“This landmark victory sends out a very clear message to all councils in England and Wales. If a Council seeks to make cuts to its budget for adult social care, it cannot do so by only meeting certain needs designed to keep someone safe, but neglecting their overall quality of life. The Judgment also makes it very clear that if a thorough and full consultation process is not carried out when considering proposed cuts to services to disabled adults, the courts will quash the policy.”

“The Judge has ruled that the consultation the Council undertook did not involve proper consideration of the practical detail of what the move to this new policy would entail even it was deemed lawful, and the Council had very little information about the impact that this would have on people’s lives before it when it took this decision.

“The reality is that the Council simply did not know what the effects would be - other than how much money would be saved – and so the Court has declared the Council also to be in breach of its obligations under the Disability Discrimination Act.”

The Isle of Wight Council launched the consultation exercise into its eligibility policy as part of plans aimed at reducing the amount of money it spends on adult social care of approximately £1.6m. The consultation ended on 14 January 2011 and the plans were approved by the Council at two separate meetings in February 2011. It was thought that up to 2,000 disabled people on the Isle of Wight could lose all or parts of their social care packages currently provided by the Council as a result of the proposed changes.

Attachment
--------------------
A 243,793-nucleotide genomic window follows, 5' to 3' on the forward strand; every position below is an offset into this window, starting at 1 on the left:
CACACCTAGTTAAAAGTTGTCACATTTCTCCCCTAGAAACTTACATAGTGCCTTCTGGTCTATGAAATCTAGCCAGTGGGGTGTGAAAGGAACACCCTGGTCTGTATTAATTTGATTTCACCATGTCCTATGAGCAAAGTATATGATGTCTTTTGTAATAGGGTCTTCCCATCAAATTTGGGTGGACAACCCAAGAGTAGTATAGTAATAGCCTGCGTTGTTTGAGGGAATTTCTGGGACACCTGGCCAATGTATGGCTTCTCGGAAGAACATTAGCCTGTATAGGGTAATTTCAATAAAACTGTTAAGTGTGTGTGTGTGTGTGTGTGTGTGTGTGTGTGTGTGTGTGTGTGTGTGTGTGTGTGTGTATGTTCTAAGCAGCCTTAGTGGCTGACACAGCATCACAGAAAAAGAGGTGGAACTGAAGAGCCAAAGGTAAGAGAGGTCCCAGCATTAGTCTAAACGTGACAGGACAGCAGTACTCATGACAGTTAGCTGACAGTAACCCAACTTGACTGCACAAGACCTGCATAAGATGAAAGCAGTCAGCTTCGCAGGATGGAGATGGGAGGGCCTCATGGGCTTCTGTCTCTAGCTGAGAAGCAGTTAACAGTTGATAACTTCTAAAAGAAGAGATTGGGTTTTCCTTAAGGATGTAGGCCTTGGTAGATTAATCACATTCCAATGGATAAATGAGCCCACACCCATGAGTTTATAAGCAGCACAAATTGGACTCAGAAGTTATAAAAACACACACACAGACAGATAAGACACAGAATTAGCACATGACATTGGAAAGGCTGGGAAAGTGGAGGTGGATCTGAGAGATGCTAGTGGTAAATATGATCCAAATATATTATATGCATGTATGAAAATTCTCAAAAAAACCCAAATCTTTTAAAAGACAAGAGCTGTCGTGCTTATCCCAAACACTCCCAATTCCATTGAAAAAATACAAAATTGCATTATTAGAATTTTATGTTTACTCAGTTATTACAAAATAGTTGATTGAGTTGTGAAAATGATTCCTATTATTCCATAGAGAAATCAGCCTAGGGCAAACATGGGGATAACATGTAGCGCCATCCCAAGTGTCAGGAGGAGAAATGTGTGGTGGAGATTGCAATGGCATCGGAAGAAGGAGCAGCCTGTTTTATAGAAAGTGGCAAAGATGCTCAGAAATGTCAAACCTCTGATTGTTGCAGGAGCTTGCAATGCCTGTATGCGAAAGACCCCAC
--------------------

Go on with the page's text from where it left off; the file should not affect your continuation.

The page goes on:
The successful application for a judicial review means the Isle of Wight Council will be forced to put back in place the services that were cut under the new policy and to continue providing services for those with ‘critical’ and ‘substantial’ needs until such time as it decides to retake its decision.

The ruling also considered for the first time the lawfulness of local authorities trying to tighten and ‘split’ the Fair Access to Care Services bands for social care eligibility. The judgement will be closely looked at by local authorities across the country.

Alex Rook commented:

“This is a hugely important victory not just for the two individuals involved in this case, but also for the thousands of other people who may have been affected on the Isle of Wight and for families across the country wondering if their council was also going to cut services in the same way.

“Our clients and their families rely heavily on this care and it would have represented a huge backward step if the care support was removed. It will also clarify the law for every authority through England and Wales if they consider taking similar steps as it is now clear that, with the exception of life-saving treatment, all needs that come within a Council’s eligibility are of equal importance. This could be the prevention of abuse or neglect, support with personal care, access to education or work or support to maintain family and other relationships.

“Ultimately, authorities considering making further cuts can’t just do so by withdrawing support in areas it considers to be less significant. The Courts have upheld the position that they are obliged to go beyond just keeping people safe.”

Alex Rook
Associate, London